In order for the Quilt to be a successful educational tool, the NAMES Project Foundation has had to work with people across the country. In order to best serve the goals of the organization, chapters were formed around the nation, which have helped to show the Quilt, work with local AIDS organizations, and hold panelmaking workshops to allow people the ability to honor their loved ones and find comfort within their communities. In order to spread news about the Quilt, the National NAMES Project Foundation published a newsletter highlighting important events and projects focusing on the Quilt, AIDS education, and necessary legal reform. Another newsletter they published focused on sharing stories of individuals represented in the Quilt, such as Duane Puryear.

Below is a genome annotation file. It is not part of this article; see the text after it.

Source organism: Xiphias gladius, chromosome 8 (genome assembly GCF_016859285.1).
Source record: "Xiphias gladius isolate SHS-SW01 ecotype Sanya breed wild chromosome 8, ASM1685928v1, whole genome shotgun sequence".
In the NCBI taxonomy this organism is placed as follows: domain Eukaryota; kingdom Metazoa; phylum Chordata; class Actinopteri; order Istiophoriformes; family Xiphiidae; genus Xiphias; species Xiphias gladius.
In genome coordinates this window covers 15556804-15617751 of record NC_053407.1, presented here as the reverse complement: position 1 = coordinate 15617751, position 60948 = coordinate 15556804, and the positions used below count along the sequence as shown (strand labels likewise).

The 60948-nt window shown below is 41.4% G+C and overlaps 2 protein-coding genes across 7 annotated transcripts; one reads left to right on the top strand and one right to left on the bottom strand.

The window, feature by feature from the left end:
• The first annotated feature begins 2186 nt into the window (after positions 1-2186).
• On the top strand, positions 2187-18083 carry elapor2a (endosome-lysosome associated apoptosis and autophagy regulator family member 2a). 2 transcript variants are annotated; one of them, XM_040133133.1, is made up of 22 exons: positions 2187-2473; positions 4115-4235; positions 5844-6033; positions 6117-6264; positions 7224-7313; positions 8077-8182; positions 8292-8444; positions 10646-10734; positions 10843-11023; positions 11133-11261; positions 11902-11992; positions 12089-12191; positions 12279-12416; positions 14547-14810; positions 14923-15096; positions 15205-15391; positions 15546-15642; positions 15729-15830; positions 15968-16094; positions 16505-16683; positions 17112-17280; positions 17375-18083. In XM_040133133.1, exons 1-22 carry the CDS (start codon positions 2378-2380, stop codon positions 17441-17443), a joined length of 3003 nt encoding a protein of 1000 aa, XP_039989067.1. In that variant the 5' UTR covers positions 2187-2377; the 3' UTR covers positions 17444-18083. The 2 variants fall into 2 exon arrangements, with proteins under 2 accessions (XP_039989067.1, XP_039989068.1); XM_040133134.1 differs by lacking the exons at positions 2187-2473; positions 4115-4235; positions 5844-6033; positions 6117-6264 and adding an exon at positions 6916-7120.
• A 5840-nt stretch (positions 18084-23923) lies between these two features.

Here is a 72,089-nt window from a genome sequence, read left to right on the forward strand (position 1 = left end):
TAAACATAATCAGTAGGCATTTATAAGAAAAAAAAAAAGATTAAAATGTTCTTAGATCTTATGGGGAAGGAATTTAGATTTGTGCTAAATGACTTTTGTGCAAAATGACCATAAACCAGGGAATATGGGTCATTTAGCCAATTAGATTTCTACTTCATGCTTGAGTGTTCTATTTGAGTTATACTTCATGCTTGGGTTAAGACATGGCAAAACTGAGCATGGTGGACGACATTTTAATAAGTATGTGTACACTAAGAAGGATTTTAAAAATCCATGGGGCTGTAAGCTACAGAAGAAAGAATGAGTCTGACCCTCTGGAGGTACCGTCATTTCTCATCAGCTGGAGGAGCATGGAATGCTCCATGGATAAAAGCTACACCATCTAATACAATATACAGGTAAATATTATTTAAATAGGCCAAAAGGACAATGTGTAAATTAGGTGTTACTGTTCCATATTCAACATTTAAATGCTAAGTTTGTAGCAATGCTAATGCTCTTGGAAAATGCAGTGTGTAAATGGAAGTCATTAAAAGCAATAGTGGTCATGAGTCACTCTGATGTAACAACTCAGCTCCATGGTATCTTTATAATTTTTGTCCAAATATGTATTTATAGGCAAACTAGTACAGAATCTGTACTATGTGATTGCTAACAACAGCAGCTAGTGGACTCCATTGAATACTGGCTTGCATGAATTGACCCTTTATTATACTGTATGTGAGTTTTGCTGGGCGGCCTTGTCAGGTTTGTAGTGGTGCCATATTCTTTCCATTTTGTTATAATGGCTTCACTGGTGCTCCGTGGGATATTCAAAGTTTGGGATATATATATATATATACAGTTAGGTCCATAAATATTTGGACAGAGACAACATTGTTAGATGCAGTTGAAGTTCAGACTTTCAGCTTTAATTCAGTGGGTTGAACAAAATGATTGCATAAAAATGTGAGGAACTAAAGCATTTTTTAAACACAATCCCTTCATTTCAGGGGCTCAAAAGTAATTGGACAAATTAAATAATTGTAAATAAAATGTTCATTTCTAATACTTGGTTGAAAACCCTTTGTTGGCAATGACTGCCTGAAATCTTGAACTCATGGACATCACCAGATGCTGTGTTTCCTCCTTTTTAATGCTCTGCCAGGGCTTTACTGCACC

The NAMES Project Foundation has also published lists of the names represented in the Quilt, as an additional reminder of the number of people who have died of AIDS. In more recent years, the Foundation created an online database, which allows viewers to search the Quilt for specific names. This technology has changed the way that Quilt displays are formatted now. Because of how delicate and damaged much of the Quilt is, from previous displays and handling, most displays now utilize computer kiosks which allow people to search the database and explore the full Quilt, without further damaging the physical artifact.